People convey meaning by what they say as well as how they say it: Tone, word choice, and the length of a phrase are all crucial cues to understanding what’s going on in someone’s mind. When a psychiatrist or psychologist examines a person, they listen for these signals to get a sense of their wellbeing, drawing on past experience to guide their judgment. Researchers are now applying that same approach, with the help of machine learning, to diagnose people with mental disorders.
In 2015, a team of researchers developed an AI model that correctly predicted which members of a group of young people would develop psychosis—a major feature of schizophrenia—by analyzing transcripts of their speech. This model focused on tell-tale verbal tics of psychosis: short sentences, confusing, frequent use of words like “this,” “that,” and “a,” as well as a muddled sense of meaning from one sentence to the next.
Now, Jim Schwoebel, an engineer and CEO of NeuroLex Diagnostics, wants to build on that work to make a tool for primary-care doctors to screen their patients for schizophrenia. NeuroLex’s product would take a recording from a patient during the appointment via a smartphone or other device (Schwoebel has a prototype Amazon Alexa app) mounted out of sight on a nearby wall. Using the same model from the psychosis paper, the product would then search a transcript of the patient’s speech for linguistic clues. The AI would present its findings as a number—like a blood-pressure reading—that a psychiatrist could take into account when making a diagnosis. And as the algorithm is “trained” on more and more patients, that reading could better reflect a patient’s state of mind.
In addition to the schizophrenia screener, an idea that earned Schwoebel an award from the American Psychiatric Association, NeuroLex is hoping to develop a tool for psychiatric patients who are already being treated in hospitals. Rather than trying to help diagnose a mental disorder from a single sample, the AI would examine a patient’s speech over time to track their progress.
According to Schwoebel, it took over 10 primary-care appointments before his brother was referred to a psychiatrist and eventually received a diagnosis. After that, he was put on one medication that didn’t work for him, and then another. In the years it took to get Schwoebel’s brother diagnosed and on an effective regimen, he experienced three psychotic breaks. For cases that call for medication, this led Schwoebel to wonder how to get a person on the right prescription, and at the right dose, faster.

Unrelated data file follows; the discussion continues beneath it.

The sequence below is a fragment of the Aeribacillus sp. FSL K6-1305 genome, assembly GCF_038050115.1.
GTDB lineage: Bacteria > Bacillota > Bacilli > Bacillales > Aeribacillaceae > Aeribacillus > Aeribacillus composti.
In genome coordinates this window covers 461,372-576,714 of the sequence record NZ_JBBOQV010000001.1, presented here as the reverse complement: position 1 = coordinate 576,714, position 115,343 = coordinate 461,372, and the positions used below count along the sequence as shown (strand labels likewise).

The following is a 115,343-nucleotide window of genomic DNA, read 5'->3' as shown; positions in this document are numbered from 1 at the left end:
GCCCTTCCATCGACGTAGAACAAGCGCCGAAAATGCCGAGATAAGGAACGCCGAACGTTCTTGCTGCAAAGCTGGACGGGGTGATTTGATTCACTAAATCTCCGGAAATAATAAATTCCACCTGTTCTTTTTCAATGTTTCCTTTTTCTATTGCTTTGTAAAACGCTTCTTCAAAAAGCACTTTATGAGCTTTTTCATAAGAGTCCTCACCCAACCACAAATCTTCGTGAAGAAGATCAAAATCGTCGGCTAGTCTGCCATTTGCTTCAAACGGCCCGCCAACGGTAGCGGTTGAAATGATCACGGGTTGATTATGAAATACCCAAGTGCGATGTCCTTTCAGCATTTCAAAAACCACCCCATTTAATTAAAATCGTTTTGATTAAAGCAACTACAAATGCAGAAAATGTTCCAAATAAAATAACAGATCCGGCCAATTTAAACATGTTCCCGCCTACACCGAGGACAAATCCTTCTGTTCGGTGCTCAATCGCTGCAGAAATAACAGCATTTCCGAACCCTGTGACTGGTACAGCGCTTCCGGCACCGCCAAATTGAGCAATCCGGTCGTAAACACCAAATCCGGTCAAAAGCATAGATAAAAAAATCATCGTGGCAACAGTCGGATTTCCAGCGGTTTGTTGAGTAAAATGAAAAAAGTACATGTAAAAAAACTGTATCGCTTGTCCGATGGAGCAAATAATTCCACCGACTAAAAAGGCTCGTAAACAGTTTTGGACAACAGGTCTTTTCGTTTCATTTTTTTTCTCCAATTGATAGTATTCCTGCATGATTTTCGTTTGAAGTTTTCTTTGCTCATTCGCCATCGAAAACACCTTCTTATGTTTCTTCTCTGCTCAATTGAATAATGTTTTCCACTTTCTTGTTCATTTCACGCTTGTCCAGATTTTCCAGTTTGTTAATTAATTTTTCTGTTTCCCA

To find out, NeuroLex is planning a “pre-post study” on people who’ve been hospitalized for mental disorders “to see how their speech patterns change during a psychotic stay or a depressive stay in a hospital.” Ideally, the AI would analyze sample recordings from a person under a mental health provider’s care “to see which drugs are working the best” in order “to reduce the time in the hospital,” Schwoebel said.
If a person’s speech shows fewer signs of depression or bipolar disorder after being given one medication, this tool could help show that it’s working. If there are no changes, the AI might suggest trying another medication sooner, sparing the patient undue suffering. And, once it’s gathered enough data, it could recommend a medication based on what worked for other people with similar speech profiles. Automated approaches to diagnosis have been anticipated in the greater field of medicine for decades: one company claims that its algorithm recognizes lung cancer with 50 percent more accuracy than human radiologists.
The possibility of bolstering a mental health clinician’s judgment with a more “objective,” “quantitative” assessment appeals to the Massachusetts General Hospital psychiatrist Arshya Vahabzadeh, who has served as a mentor for a start-up accelerator Schwoebel cofounded. “Schizophrenia refers to a cluster of observable or elicitable symptoms” rather than a catchall diagnosis, he said. With a large enough data set, an AI might be able to split diagnoses like schizophrenia into sharper, more helpful categories based off the common patterns it perceives among patients. “I think the data will help us subtype some of these conditions in ways we couldn’t do before.”
As with any medical intervention, AI aids “have to be researched and validated. That’s my big kind of asterisk,” he said, echoing a sentiment I heard from Schwoebel. And while the psychosis predictor study demonstrates that speech analysis can predict psychosis reasonably well, it’s still just one study. And no one has yet published a proof-of-concept for depression or bipolar disorder.
Machine learning is a hot field, but it still has a ways to go—both in and outside of medicine. To take one example, Siri has struggled for years to handle questions and commands from Scottish users. For mental health care, small errors like these could be catastrophic. “If you tell me that a piece of technology is wrong 20 percent of the time”—or 80 percent accurate—“I’m not going to want to deploy it to a patient,” Vahabzadeh said.
This risk becomes more disturbing when considering age, gender, ethnicity, race, or region. If an AI is trained on speech samples that are all from one demographic group, normal samples outside that group might result in false positives.
“If you’re from a certain culture, you might speak softer and at a lower pitch,” which an AI “might interpret as depression when it’s not,” Schwoebel said.
Still, Vahabzadeh believes technology like this could someday help clinicians treat more people, and treat them more efficiently. And that could be crucial, given the shortage of mental-health-care providers throughout the U.S., he says. “If humans aren't going to be the cost-effective solution, we have to leverage tech in some way to extend and augment physicians' reach.”
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